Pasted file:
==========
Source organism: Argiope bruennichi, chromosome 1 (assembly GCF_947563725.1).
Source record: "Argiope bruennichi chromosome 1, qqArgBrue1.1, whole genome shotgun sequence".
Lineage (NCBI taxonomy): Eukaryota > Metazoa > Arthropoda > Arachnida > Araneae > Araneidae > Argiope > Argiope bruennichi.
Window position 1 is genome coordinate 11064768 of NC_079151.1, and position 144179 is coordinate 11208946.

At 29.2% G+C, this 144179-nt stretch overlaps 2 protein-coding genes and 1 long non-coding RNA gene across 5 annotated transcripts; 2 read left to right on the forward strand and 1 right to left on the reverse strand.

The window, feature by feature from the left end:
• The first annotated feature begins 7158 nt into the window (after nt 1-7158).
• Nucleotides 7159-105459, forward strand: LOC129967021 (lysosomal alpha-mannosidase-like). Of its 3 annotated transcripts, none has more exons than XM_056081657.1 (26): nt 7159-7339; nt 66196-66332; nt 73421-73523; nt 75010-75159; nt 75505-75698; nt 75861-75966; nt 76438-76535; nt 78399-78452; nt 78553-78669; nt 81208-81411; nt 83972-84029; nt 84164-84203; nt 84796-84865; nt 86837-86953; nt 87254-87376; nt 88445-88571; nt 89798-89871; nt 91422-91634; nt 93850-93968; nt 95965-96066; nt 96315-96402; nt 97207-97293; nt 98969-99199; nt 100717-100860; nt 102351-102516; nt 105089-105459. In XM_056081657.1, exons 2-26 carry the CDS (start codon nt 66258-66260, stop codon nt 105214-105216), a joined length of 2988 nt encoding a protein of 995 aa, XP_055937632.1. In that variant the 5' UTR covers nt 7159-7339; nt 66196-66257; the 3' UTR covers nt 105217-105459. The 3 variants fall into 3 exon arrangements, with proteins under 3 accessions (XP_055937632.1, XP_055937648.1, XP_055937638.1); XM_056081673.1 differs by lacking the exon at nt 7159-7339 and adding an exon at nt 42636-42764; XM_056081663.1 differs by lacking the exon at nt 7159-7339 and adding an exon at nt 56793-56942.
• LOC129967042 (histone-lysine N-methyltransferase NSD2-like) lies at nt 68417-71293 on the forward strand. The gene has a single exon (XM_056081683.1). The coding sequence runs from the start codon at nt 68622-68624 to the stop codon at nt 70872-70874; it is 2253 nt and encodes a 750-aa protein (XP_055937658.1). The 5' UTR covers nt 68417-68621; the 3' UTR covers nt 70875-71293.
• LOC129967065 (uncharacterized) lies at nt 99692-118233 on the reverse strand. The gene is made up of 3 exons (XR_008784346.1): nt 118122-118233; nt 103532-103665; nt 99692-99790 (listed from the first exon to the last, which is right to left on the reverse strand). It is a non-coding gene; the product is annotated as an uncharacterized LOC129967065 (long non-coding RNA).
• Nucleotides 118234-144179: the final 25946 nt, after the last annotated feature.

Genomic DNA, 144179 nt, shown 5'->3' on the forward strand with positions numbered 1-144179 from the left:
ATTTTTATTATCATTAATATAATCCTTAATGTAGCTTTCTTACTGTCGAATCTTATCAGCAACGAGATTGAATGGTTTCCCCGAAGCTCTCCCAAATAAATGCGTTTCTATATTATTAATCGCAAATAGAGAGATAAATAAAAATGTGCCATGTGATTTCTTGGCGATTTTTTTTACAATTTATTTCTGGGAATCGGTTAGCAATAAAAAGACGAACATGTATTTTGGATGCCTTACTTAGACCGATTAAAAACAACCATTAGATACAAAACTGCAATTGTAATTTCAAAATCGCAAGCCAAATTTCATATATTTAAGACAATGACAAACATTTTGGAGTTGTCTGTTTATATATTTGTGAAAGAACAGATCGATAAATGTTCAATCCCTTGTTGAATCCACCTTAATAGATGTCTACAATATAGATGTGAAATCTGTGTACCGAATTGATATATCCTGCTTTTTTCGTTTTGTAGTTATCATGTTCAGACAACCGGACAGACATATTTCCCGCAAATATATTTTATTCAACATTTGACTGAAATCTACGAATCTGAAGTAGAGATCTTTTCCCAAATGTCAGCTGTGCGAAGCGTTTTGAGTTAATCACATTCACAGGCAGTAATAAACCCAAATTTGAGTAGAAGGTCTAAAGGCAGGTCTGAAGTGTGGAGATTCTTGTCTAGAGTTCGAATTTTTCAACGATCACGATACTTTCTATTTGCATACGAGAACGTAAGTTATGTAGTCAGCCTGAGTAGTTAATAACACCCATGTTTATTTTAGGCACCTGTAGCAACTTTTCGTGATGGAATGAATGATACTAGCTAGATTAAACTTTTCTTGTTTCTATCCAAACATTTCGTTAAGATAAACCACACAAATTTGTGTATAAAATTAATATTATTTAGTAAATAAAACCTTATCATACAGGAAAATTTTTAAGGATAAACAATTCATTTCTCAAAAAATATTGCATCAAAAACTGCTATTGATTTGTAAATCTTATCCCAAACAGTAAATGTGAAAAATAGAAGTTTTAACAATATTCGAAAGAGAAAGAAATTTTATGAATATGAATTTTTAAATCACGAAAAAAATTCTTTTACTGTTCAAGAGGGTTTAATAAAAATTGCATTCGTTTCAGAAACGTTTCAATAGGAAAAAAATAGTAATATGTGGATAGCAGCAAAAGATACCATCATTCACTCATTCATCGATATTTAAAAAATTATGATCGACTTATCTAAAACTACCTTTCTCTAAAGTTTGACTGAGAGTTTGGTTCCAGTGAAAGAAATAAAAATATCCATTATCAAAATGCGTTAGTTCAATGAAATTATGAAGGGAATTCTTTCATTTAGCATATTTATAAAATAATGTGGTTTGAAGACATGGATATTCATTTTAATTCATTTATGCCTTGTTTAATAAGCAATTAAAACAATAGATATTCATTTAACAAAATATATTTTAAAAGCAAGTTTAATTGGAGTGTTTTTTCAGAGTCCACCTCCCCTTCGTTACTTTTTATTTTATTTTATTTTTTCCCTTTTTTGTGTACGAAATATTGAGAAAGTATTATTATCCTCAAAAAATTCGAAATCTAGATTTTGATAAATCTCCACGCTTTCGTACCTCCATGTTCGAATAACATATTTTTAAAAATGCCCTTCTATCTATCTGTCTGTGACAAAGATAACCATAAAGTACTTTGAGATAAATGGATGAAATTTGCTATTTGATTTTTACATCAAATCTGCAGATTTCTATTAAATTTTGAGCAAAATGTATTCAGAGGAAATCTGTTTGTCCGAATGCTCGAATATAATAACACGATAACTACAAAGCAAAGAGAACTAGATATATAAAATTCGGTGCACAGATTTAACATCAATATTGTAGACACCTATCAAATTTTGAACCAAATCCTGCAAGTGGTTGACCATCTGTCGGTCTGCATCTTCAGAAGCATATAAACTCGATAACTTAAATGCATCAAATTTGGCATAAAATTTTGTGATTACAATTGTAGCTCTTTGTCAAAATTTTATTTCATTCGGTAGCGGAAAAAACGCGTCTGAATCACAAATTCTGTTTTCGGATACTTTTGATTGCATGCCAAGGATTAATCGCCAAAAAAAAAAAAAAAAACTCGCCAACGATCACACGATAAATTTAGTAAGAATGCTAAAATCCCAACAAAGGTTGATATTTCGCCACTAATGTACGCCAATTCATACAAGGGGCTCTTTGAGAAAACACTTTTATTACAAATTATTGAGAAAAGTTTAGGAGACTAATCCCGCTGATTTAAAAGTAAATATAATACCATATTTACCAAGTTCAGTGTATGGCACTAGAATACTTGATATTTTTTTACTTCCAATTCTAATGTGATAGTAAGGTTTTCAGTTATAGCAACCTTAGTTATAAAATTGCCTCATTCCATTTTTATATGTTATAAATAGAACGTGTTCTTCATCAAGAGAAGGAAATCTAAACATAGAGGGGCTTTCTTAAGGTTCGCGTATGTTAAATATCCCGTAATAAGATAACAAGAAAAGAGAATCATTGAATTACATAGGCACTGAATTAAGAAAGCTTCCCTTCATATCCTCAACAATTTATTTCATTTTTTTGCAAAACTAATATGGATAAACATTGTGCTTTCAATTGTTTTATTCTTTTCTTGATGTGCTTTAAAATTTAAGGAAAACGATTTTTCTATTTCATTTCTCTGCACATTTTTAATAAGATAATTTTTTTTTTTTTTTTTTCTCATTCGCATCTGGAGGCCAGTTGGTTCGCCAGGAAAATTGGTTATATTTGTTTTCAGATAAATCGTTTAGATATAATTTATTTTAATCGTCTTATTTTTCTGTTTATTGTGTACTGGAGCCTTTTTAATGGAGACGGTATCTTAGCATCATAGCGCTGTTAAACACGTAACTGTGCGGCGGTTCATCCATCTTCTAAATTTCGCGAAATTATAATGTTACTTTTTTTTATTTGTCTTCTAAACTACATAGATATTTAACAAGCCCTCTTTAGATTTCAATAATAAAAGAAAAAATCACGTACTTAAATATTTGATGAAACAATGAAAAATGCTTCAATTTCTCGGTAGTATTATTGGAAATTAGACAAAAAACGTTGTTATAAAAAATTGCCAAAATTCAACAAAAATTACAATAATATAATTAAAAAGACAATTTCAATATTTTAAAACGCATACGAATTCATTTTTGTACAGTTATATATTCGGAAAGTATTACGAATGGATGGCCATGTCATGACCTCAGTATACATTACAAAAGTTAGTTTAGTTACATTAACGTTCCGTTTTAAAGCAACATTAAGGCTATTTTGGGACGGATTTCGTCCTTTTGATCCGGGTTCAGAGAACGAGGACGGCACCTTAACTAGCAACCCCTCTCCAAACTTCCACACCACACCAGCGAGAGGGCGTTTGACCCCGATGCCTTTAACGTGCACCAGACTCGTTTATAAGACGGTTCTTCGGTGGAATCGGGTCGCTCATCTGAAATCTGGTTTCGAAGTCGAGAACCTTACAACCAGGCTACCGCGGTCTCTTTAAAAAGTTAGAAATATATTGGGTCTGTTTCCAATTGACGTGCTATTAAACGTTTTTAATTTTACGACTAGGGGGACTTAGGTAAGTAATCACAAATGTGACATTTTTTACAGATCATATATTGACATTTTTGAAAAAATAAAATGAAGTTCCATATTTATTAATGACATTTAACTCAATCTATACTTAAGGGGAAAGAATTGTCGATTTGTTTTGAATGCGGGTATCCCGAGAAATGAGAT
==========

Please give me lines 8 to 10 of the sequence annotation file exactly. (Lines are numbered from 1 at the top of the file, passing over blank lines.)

• Nucleotides 7159-105459, forward strand: LOC129967021 (lysosomal alpha-mannosidase-like). Of its 3 annotated transcripts, none has more exons than XM_056081657.1 (26): nt 7159-7339; nt 66196-66332; nt 73421-73523; nt 75010-75159; nt 75505-75698; nt 75861-75966; nt 76438-76535; nt 78399-78452; nt 78553-78669; nt 81208-81411; nt 83972-84029; nt 84164-84203; nt 84796-84865; nt 86837-86953; nt 87254-87376; nt 88445-88571; nt 89798-89871; nt 91422-91634; nt 93850-93968; nt 95965-96066; nt 96315-96402; nt 97207-97293; nt 98969-99199; nt 100717-100860; nt 102351-102516; nt 105089-105459. In XM_056081657.1, exons 2-26 carry the CDS (start codon nt 66258-66260, stop codon nt 105214-105216), a joined length of 2988 nt encoding a protein of 995 aa, XP_055937632.1. In that variant the 5' UTR covers nt 7159-7339; nt 66196-66257; the 3' UTR covers nt 105217-105459. The 3 variants fall into 3 exon arrangements, with proteins under 3 accessions (XP_055937632.1, XP_055937648.1, XP_055937638.1); XM_056081673.1 differs by lacking the exon at nt 7159-7339 and adding an exon at nt 42636-42764; XM_056081663.1 differs by lacking the exon at nt 7159-7339 and adding an exon at nt 56793-56942.
• LOC129967042 (histone-lysine N-methyltransferase NSD2-like) lies at nt 68417-71293 on the forward strand. The gene has a single exon (XM_056081683.1). The coding sequence runs from the start codon at nt 68622-68624 to the stop codon at nt 70872-70874; it is 2253 nt and encodes a 750-aa protein (XP_055937658.1). The 5' UTR covers nt 68417-68621; the 3' UTR covers nt 70875-71293.
• LOC129967065 (uncharacterized) lies at nt 99692-118233 on the reverse strand. The gene is made up of 3 exons (XR_008784346.1): nt 118122-118233; nt 103532-103665; nt 99692-99790 (listed from the first exon to the last, which is right to left on the reverse strand). It is a non-coding gene; the product is annotated as an uncharacterized LOC129967065 (long non-coding RNA).